Corporate Social Responsibility (CSR) has been embraced by some of the world’s biggest brands, such as Google, BMW, and Chipotle. In fact, nearly all companies today incorporate CSR into their business plans in some form, whether through community engagement, charitable giving, sustainable manufacturing, or energy efficient business practices.
Recently, I attended a panel discussion hosted by the Publicity Club of New England Master’s Institute about the short- and long-term impact of implementing a CSR program, and how CSR can support broader brand objectives and growth goals. The discussion was led by a panel of experts from international brands, including State Street and New Balance, who shared their experiences creating and sustaining CSR programs that move the needle.
So how can you build a successful CSR program in your company? Here are a few key steps:
1) Focus Your Giving—Make sure your CSR initiatives tie back to your company mission and align with your brand identity. It can be tempting to support a wide variety of nonprofits, but it is more powerful to pick a few core focus areas in which to make a significant impact. For example, New Balance organizes its philanthropy and community programs around the idea of “Moving Forward, Giving Back”—meaning every initiative is committed to moving people and communities forward with energy. Narrowing your focus doesn’t mean that you’re limiting your options or your impact—there can actually be freedom within the framework. By creating strategic guidelines around the types of programs you will support, you can streamline your charitable giving processes and ultimately make a bigger impact in the areas you care about most.
2) Secure Leadership Buy-in—For a CSR program to be successful, support from senior leadership is essential. If members of the C-suite are active champions of CSR initiatives and inspire action from the top-down, social responsibility will eventually permeate all levels of a company. This isn’t to say that senior executives should enforce CSR or make participation mandatory; rather, they should lead by example and make social responsibility a natural part of a company’s DNA.
3) Engage Employees—Employee involvement is critical to the success of a CSR program. Make sustainability and CSR personal by connecting with employees’ personal values, passions, and interests. You can identify groups or individuals within the company who are passionate about CSR and empower them to take ownership of volunteer events or employee fundraising campaigns. CSR programs can also be a tool for employee retention and recruitment. For example, State Street has made a concerted effort to attract and retain its workforce through a global giving program that allows employees to donate their time and money to local causes of their choice.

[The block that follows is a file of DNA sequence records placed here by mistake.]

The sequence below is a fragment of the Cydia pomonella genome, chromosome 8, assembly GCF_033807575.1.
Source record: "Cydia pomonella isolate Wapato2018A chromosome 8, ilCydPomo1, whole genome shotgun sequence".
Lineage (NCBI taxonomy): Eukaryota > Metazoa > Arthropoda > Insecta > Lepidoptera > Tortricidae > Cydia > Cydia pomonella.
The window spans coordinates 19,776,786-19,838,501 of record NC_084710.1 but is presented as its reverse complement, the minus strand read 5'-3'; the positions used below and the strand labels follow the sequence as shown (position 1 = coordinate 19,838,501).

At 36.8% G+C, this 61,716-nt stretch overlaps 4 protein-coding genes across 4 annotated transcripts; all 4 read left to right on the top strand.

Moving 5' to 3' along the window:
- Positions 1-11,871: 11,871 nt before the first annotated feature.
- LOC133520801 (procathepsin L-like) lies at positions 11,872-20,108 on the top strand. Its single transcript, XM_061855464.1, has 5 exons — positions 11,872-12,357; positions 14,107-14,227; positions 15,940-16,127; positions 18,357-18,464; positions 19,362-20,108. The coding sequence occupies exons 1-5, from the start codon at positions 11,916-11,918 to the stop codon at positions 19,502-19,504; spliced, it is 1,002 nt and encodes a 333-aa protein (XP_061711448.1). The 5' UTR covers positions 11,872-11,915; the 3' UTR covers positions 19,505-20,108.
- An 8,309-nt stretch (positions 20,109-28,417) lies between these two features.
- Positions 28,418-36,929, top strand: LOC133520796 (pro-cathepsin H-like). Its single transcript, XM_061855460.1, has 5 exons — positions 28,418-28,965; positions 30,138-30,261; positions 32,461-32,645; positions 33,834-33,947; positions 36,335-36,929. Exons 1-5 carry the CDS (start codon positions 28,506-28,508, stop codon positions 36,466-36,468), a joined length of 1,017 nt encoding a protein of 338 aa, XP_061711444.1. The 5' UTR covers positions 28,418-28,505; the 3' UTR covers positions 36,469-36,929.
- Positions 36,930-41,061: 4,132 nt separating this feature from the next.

4) Embrace Social Media—Social media is a powerful tool for communicating CSR efforts to your target audiences. It can be most effective when employees generate and share content. For example, at CSR events New Balance arms its employee ambassadors with suggested social content such as recommended tweets, Facebook posts, and hashtags to make social posting quick and easy. Social media also gives you the opportunity to amplify stories told by your community partners. By retweeting or sharing social posts from partner organizations, you reinforce partner relationships and align your brand with social causes that reflect your CSR mission.
5) Measure Your Success—Companies should validate their CSR program through quantitative and qualitative data. It is essential to back up claims with measurable metrics to avoid accusations of “greenwashing” or “socialwashing.” You can track a variety of things—hours volunteered, dollars given, products donated, energy saved—to demonstrate impact. A sustainability report or social responsibility report can be a powerful tool to tell a company’s CSR story to key stakeholders.
Have you implemented a CSR program at your company? I’d love to hear your tips for success in the comments below.